Boundaries of the city council ward
|OS grid reference|
|Sovereign state||United Kingdom|
|EU Parliament||South West England|
|UK Parliament||Bristol North West|
Southmead is a northern suburb and council ward of Bristol, in the southwest of England. The town of Filton (in South Gloucestershire), and the Bristol suburbs of Monks Park, Horfield, Henleaze and Westbury on Trym lie on its boundaries.
Southmead was a manor of the parish of Westbury on Trym. The manor house, mentioned in a document of 1319, was near the south end of what is now Southmead Road. Most of the estate of 313 acres (1.27 km2) was sold in the late 19th century. By 1888 Southmead was a small hamlet on Southmead Road. Southmead Hospital, formerly the Barton Regis Workhouse, was opened there in 1924.
Large-scale development of the area started in 1931, when the Bristol Corporation built 1,500 houses to the north of Southmead Road, partly to house families cleared from the slums of central Bristol, and partly to address the housing shortage at the time. A further 1,100 houses were built after World War II. Since then, reference has often been made to the "pre-war estate" of Southmead and the "post-war estate".
The centre of Southmead is along Greystoke Avenue, a wide road with grassy areas some distance to the north of the original hamlet on Southmead Road. The area to the south, around the old manor house, is now in Westbury on Trym ward, and the parts of Southmead to the southeast of Southmead Road, including the hospital, are in Horfield ward. Embleton Primary School is located in the area.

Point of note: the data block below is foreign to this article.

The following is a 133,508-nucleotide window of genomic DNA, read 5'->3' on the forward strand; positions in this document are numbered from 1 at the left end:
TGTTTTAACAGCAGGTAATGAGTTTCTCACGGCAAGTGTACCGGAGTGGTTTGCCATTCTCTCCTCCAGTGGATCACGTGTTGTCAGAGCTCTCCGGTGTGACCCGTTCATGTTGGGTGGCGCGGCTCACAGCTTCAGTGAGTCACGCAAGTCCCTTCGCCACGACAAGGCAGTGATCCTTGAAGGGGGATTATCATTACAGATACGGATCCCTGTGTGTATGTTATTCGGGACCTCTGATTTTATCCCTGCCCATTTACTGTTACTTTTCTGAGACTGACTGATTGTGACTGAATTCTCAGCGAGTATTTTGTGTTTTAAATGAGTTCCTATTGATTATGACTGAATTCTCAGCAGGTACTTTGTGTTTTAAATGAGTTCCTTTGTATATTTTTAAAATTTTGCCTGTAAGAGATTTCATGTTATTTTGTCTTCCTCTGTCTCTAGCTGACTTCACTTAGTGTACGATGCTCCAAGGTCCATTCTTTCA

Efforts have been made to improve the area's social problems and implement environmental improvements, many of which have been successful. However heroin and other drugs are still an issue. Many of the youth are socially deprived and not as likely to go to university as others in the country which is reflective of the national socio-economic imbalances within the UK's education system.A visitor to the area commented that "the police are doing bugger all about this, all this aggro that's going on" and generally complained about the lack of bus service provision in the Crow Lane area.  As of 2009/10, average lifespan is 76 years, three years below the city average of 79.
On 19 October 2009, a BBC Panorama report, investigating the extent of racism in modern Britain, featured two undercover journalists who posed as Muslims on the Southmead estate. The journalists were subject to 50 incidents of racist abuse from local residents in two months. The couple were verbally and physically attacked during their time in the area of Southmead where they were residing, being told to go back to Iraq. The word "Jew" was also used as an insult against the man and a brick was thrown. The day after the programme was broadcast, a 22-year-old man and an 11-year-old boy were arrested on suspicion of racially aggravated assault.
|Wikimedia Commons has media related to Southmead (Bristol ward).|
- "Southmead" (PDF). 2011 Census Ward Information Sheet. Retrieved 26 February 2015.
- "History". Fobw.co.uk. Retrieved 4 March 2013.
- The Henleaze Book, p.14
- [dead link]
- Serpico, John. "The Southmead Riots". Bristol Radical History Group. Retrieved 27 October 2011.
- Ball, Roger. "‘The Bristol Riot and its Other': St. Paul's and Southmead in April 1980". University of West of England. Retrieved 27 October 2011.
- "Southmead Polling Districts (map)" (PDF). Bristol City Council. 2010. Retrieved 7 September 2011.
- [dead link]
- Hamlton, Alexander (19 July 2008). "Bristol Evening Post – Southmead drug factory swoop". This is Bristol. Retrieved 4 March 2013.
- Shepherd, Jessica (3 February 2009). "Universities don't like common people, do they?". The Guardian (London). Retrieved 23 May 2010.
- "999 Call - Very sore feet". YouTube. 2008-07-11. Retrieved 2014-02-04.
- "Crime: Total Offences" (PDF). Neighbourhood Partnership Statistical Profile 2011. Bristol City Council. Retrieved 27 October 2011.
- "BBC – Panorama – Reduced to a four-letter word". BBC News. 19 October 2009. Retrieved 4 March 2013.
- "BBC One – Panorama, Undercover – Hate on the Doorstep". Bbc.co.uk. 25 October 2009. Retrieved 4 March 2013.
- "Two held after TV racism expose". BBC News. 20 October 2009. Retrieved 23 May 2010.